Nirav Modi extradition case: Fugitive diamantaire's custody extended in UK prison until 22 August
Modi, 48, has been lodged at Wandsworth prison in south-west London since his arrest in March
He appeared for the first time since his bail appeal was rejected by the UK High Court earlier last month
Fugitive diamond merchant Nirav Modi, wanted in India in connection with the nearly $2 billion Punjab National Bank (PNB) fraud and money laundering case, was on Thursday further remanded to judicial custody by a UK court until 22 August.
Chief Magistrate Emma Arbuthnot presided over the routine four-week remand appearance via videolink at Westminster Magistrates' Court during which she indicated that a five-day extradition trial will take place in May 2020 after dates are mutually agreed between all sides, said a PTI report.
"You would like it to be sooner rather than later, I presume. We will have a date for you by 22 August, so you know what you are working towards," Judge Arbuthnot told Modi, who was dressed in a grey T-shirt and appeared quite cheerful.
Fugitive billionaire jeweller Nirav Modi's custody extended till August 22 by London's Westminster Court (file pic) pic.twitter.com/7RO9IxX1kg
— ANI (@ANI) July 25, 2019
In light of the UK's current heat wave, the judge said, in a good humoured way, that she hoped it wasn't too hot for him in Wandsworth.
"Fine, thank you mam," responded Modi, amid laughter.
Modi was represented in court by barrister Jessica Jones, who ran through some of the “directions” agreed between the diamond merchant's defence team and the Crown Prosecution Service (CPS) - arguing on behalf of the Indian government.
As per the timelines discussed during the brief hearing, the judge said she expected to receive all the evidence and skeleton argument bundles in the case by 8 April, with a five-day hearing then expected to be slotted in May next year.
There are likely to be a number of case management hearings ahead of that but meanwhile, a planned case management hearing for next Monday was vacated as not required.
"The Indian government has made arrangements to attend Monday's hearing so we would like it to go ahead," said CPS barrister Hannah Burton, but the judge overruled that saying it would not be necessary in light of the pre-agreed directions and the court has a "lot going on".
Under UK law, Modi is expected to be produced before the court every four weeks, which now falls on 22 August.
Modi has had his bail rejected multiple times, the fourth time being by the UK High Court last month.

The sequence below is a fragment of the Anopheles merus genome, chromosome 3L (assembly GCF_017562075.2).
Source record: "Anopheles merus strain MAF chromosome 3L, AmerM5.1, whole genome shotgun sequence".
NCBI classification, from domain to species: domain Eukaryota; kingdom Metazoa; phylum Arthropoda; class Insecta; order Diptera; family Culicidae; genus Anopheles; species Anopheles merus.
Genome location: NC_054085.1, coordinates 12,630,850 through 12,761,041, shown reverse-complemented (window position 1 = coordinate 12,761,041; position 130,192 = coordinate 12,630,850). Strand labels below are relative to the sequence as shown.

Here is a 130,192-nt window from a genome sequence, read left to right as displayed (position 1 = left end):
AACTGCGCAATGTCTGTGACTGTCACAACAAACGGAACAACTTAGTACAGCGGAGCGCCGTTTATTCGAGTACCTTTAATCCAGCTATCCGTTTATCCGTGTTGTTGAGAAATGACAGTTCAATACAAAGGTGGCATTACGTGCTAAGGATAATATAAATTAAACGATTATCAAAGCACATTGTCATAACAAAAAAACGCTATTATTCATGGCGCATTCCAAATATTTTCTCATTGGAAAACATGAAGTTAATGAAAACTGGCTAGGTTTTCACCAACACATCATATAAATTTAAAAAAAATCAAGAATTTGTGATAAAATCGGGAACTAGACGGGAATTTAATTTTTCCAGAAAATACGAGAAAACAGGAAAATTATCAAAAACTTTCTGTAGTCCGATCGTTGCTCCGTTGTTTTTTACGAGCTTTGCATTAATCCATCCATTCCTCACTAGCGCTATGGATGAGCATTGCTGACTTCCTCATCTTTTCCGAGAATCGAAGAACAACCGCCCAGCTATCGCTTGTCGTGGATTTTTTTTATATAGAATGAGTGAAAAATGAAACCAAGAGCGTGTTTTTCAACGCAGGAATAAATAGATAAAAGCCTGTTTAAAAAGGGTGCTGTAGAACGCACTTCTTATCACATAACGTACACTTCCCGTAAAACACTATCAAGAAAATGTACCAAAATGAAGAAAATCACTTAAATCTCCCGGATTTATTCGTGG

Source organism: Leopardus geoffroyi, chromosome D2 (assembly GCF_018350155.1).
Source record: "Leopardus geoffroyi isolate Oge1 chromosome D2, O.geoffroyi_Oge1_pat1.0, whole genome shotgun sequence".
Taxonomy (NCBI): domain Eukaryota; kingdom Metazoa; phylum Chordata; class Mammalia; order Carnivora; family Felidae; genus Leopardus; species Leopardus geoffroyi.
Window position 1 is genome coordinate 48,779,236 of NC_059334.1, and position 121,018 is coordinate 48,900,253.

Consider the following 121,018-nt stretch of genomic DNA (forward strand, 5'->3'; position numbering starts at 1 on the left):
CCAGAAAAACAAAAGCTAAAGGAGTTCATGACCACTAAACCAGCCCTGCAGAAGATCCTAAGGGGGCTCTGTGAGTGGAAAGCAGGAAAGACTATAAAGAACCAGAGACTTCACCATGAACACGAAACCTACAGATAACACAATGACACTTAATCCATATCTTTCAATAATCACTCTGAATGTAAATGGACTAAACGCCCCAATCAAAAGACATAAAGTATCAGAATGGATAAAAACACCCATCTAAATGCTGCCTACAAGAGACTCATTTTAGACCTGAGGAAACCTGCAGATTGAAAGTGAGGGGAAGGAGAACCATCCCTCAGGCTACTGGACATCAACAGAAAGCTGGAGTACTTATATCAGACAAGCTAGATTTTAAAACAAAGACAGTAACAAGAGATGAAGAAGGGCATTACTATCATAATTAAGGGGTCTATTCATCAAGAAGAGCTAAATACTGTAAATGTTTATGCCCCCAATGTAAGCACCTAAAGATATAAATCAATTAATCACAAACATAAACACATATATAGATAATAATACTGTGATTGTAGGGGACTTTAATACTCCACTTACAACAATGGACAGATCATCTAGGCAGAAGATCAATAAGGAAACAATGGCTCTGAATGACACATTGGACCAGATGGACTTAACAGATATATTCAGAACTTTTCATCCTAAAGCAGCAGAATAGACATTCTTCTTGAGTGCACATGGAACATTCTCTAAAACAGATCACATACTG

In her judgment handed down at the Royal Courts of Justice in London, Justice Ingrid Simler had concluded there were “substantial grounds” to believe that Modi would fail to surrender as he does possess the means to “abscond”.
Reiterating similar concerns as those previously raised by Westminster Magistrates' Court during earlier bail attempts, Judge Simler ruled that after considering all the material “carefully”, she had found strong evidence to suggest there had been interference with witnesses and destruction of evidence in the case and concluded it can still occur.
"The applicant has access to considerable financial resources, supported by an increased [bail bond security] offer of 2 million pounds,” the judge noted.
The High Court judge stressed that while it was not for her to take a "definitive view" on the evidence, she had proceeded on the basis that the government of India has acted in good faith in what is "undoubtedly" a serious case and a “sophisticated international conspiracy” to defraud, together with money laundering.
Modi, 48, has been lodged at Wandsworth prison in south-west London since his arrest in March in connection with the nearly $2 billion PNB fraud and money laundering case.
On 27 June, Modi was remanded to judicial custody until 25 July.
Judge Jonathan Radway had presided over the short remand hearing at Westminster Magistrates' Court via videolink from Wandsworth prison and re-confirmed 29 July as the date for the next case management hearing in the diamond merchant's extradition proceedings sought in the PNB fraud case.
Modi, who has remained in judicial custody since his arrest in March, had the automatic right to file an application in the higher court and did not require permission to appeal.
On 8 July, the Pune bench of the DRT directed the fugitive diamond merchant and his aides to pay over Rs 7,200 crore with interest to the PNB and others.
Presiding Officer Deepak Thakkar, who holds additional charge of the Debt Recovery Tribunal (DRT), Mumbai, passed two orders in two cases in favour of the PNB. The PNB had approached the DRT last year seeking recovery of over Rs 7,029 crore.
Early this month, the Singapore High Court had ordered the freezing of bank deposits worth Rs 44.41 crore kept in that country by Modi's two relatives as part of a money-laundering probe in India.
The Enforcement Directorate (ED) said the bank account is in the name of Pavillion Point Corporation based in the British Virgin Island, a company "beneficially owned" by Purvi Modi and Maiank Mehta.
The two are the sister and brother-in-law of Modi, who is currently under arrest in this alleged bank fraud case in London. The high court had ordered freezing the balance of $6.122 million (Rs 44.41 crore) on the request of the ED on the ground that deposits in the bank account were made from "proceeds of crime" illegally siphoned off by Modi from the PNB, it said.
Modi was arrested by uniformed Scotland Yard officers on an extradition warrant on 19 March this year and has been in prison since.
— With PTI inputs
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